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Native Tree



Prunus spinosa



Found on roadsides and hedgerows, blackthorn forms dense scrub cover where it is left untrimmed and ungrazed.

It bears dense clusters of small white flowers, which contrast with the dark bark of its twigs, very early in the year.

Blackthorn hedges can appear to be covered in white. After it flowers, the small oval leaves appear, and then, in autumn, the harvest of sloes develops. These look like small damsons but are very sour and are not eaten directly by people, although birds take them.

Sloes have traditionally been used for flavouring gin or poteen. The use of blackthorn wood is mainly decorative, for example the manufacture of shillelagh walking sticks and tourist souvenirs.


It is easier to collect sloes in late September/October when the leaves have fallen, and the fruits are more visible. Use gloves if collecting by hand. It is possible to collect from the ground after shaking the tree once the fruits are blue/black. Only collect from your local area in old hedgerows.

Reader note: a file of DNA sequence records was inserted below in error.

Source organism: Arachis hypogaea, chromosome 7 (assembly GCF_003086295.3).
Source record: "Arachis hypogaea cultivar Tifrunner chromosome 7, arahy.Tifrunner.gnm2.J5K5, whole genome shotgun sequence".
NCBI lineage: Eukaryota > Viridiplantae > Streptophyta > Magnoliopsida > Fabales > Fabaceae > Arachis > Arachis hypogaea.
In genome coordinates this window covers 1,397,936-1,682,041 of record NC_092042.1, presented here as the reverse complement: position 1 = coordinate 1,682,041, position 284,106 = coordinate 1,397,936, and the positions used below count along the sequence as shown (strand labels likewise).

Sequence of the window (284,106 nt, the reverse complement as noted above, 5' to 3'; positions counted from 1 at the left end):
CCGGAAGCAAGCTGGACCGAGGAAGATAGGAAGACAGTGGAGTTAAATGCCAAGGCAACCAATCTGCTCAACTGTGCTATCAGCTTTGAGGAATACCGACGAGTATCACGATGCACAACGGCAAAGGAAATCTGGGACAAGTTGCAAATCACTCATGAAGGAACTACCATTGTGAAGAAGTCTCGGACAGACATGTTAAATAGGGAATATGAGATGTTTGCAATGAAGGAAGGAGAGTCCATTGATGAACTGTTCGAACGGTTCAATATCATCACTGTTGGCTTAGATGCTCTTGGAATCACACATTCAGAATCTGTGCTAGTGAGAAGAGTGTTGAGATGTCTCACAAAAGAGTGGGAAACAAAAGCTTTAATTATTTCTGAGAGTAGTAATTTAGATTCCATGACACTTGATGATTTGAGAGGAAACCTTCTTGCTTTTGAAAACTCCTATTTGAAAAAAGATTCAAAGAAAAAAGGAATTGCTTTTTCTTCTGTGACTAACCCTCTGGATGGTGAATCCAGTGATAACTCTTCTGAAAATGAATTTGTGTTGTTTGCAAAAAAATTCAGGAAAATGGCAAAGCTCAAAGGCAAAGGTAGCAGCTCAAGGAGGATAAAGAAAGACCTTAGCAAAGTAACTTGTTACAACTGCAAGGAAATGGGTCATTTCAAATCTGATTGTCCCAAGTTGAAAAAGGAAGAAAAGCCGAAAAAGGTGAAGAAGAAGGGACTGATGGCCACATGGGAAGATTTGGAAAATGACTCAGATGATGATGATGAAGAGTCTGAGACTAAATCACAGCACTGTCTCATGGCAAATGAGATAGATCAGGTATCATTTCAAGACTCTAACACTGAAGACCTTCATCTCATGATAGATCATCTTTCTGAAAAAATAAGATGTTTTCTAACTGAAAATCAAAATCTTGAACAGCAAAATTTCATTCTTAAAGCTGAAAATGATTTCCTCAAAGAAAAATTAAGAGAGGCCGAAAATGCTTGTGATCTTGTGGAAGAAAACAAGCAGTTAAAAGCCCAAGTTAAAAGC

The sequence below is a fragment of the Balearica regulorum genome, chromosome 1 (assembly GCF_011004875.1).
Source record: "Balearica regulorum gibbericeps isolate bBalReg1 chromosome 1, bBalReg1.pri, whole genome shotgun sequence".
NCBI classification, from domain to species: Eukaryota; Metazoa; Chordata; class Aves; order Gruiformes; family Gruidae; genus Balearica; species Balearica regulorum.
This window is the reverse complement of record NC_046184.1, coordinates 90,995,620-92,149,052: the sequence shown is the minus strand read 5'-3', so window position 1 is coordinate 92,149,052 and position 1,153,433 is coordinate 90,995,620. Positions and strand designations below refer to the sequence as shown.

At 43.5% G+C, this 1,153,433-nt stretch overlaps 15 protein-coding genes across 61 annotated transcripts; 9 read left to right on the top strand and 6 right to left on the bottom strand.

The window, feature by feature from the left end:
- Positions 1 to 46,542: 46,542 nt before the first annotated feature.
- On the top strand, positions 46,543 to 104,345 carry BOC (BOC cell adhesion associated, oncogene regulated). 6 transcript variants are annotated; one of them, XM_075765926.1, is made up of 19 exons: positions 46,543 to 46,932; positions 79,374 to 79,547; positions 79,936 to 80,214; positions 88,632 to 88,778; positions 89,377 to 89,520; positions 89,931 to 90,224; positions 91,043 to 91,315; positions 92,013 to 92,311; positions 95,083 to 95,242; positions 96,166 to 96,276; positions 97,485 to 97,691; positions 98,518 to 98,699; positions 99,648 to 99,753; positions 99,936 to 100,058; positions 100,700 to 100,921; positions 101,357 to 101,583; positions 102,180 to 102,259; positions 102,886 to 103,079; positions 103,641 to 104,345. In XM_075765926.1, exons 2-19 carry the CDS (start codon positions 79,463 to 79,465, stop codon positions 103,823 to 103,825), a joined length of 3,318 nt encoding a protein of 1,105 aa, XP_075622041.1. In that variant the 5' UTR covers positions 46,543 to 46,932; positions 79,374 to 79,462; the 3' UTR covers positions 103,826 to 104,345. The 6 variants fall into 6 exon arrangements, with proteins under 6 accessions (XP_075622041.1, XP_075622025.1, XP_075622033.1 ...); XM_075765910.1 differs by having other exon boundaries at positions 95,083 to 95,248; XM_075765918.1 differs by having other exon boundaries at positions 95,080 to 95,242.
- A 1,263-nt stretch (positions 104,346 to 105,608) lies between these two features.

Remove flesh/partially rot if necessary. Store stones in moist sand, outdoors, protected from mice.


Sow in nursery rows in late winter/early spring and allow seedlings to grow undisturbed until the autumn. Chaffinches are notoriously fond of the tasty cotyledons! Plant out at one year old 25 - 30 cm spacing apart and they will be ready for permanent sites in one more year. Blackthorn is easy to grow on any well drained soil and prefers a sunny position. It is best planted out young as many fail at the transplanting stage.

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